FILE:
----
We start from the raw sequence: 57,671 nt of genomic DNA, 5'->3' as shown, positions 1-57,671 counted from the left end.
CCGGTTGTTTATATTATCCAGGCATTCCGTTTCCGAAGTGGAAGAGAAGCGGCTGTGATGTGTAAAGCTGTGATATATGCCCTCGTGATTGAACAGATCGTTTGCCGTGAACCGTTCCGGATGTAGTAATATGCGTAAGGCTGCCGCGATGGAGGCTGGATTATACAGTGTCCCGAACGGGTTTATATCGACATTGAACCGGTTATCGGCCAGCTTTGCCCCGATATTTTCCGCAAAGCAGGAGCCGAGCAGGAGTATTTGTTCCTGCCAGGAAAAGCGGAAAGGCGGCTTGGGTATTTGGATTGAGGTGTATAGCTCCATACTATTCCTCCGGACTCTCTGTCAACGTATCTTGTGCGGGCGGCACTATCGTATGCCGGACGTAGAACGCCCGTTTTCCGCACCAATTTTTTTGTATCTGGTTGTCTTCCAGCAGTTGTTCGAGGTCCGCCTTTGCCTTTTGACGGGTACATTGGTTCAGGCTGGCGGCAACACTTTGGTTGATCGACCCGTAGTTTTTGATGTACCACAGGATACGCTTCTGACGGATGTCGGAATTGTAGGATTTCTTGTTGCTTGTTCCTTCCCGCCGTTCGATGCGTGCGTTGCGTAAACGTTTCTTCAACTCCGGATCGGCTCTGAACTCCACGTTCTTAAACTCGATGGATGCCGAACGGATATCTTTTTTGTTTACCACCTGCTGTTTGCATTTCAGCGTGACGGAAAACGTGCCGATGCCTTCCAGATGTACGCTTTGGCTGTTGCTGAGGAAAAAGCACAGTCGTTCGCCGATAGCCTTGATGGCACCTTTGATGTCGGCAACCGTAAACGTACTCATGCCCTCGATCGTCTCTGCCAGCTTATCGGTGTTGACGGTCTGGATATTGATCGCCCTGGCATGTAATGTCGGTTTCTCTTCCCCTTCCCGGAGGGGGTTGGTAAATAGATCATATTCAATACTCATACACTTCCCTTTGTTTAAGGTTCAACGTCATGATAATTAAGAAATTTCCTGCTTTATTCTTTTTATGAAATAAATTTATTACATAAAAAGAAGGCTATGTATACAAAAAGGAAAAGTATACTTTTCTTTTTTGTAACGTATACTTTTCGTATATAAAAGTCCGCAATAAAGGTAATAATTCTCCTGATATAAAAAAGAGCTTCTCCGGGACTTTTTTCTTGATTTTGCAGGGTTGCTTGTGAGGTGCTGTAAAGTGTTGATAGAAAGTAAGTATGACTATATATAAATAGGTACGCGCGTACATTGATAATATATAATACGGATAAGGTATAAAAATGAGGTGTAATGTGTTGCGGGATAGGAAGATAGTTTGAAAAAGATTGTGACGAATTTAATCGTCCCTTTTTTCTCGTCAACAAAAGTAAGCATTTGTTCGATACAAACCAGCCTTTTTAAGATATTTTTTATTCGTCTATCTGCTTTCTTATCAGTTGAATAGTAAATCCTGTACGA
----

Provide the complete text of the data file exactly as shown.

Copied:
We start from the raw sequence: 57,671 nt of genomic DNA, 5'->3' as shown, positions 1-57,671 counted from the left end.
CCGGTTGTTTATATTATCCAGGCATTCCGTTTCCGAAGTGGAAGAGAAGCGGCTGTGATGTGTAAAGCTGTGATATATGCCCTCGTGATTGAACAGATCGTTTGCCGTGAACCGTTCCGGATGTAGTAATATGCGTAAGGCTGCCGCGATGGAGGCTGGATTATACAGTGTCCCGAACGGGTTTATATCGACATTGAACCGGTTATCGGCCAGCTTTGCCCCGATATTTTCCGCAAAGCAGGAGCCGAGCAGGAGTATTTGTTCCTGCCAGGAAAAGCGGAAAGGCGGCTTGGGTATTTGGATTGAGGTGTATAGCTCCATACTATTCCTCCGGACTCTCTGTCAACGTATCTTGTGCGGGCGGCACTATCGTATGCCGGACGTAGAACGCCCGTTTTCCGCACCAATTTTTTTGTATCTGGTTGTCTTCCAGCAGTTGTTCGAGGTCCGCCTTTGCCTTTTGACGGGTACATTGGTTCAGGCTGGCGGCAACACTTTGGTTGATCGACCCGTAGTTTTTGATGTACCACAGGATACGCTTCTGACGGATGTCGGAATTGTAGGATTTCTTGTTGCTTGTTCCTTCCCGCCGTTCGATGCGTGCGTTGCGTAAACGTTTCTTCAACTCCGGATCGGCTCTGAACTCCACGTTCTTAAACTCGATGGATGCCGAACGGATATCTTTTTTGTTTACCACCTGCTGTTTGCATTTCAGCGTGACGGAAAACGTGCCGATGCCTTCCAGATGTACGCTTTGGCTGTTGCTGAGGAAAAAGCACAGTCGTTCGCCGATAGCCTTGATGGCACCTTTGATGTCGGCAACCGTAAACGTACTCATGCCCTCGATCGTCTCTGCCAGCTTATCGGTGTTGACGGTCTGGATATTGATCGCCCTGGCATGTAATGTCGGTTTCTCTTCCCCTTCCCGGAGGGGGTTGGTAAATAGATCATATTCAATACTCATACACTTCCCTTTGTTTAAGGTTCAACGTCATGATAATTAAGAAATTTCCTGCTTTATTCTTTTTATGAAATAAATTTATTACATAAAAAGAAGGCTATGTATACAAAAAGGAAAAGTATACTTTTCTTTTTTGTAACGTATACTTTTCGTATATAAAAGTCCGCAATAAAGGTAATAATTCTCCTGATATAAAAAAGAGCTTCTCCGGGACTTTTTTCTTGATTTTGCAGGGTTGCTTGTGAGGTGCTGTAAAGTGTTGATAGAAAGTAAGTATGACTATATATAAATAGGTACGCGCGTACATTGATAATATATAATACGGATAAGGTATAAAAATGAGGTGTAATGTGTTGCGGGATAGGAAGATAGTTTGAAAAAGATTGTGACGAATTTAATCGTCCCTTTTTTCTCGTCAACAAAAGTAAGCATTTGTTCGATACAAACCAGCCTTTTTAAGATATTTTTTATTCGTCTATCTGCTTTCTTATCAGTTGAATAGTAAATCCTGTACGA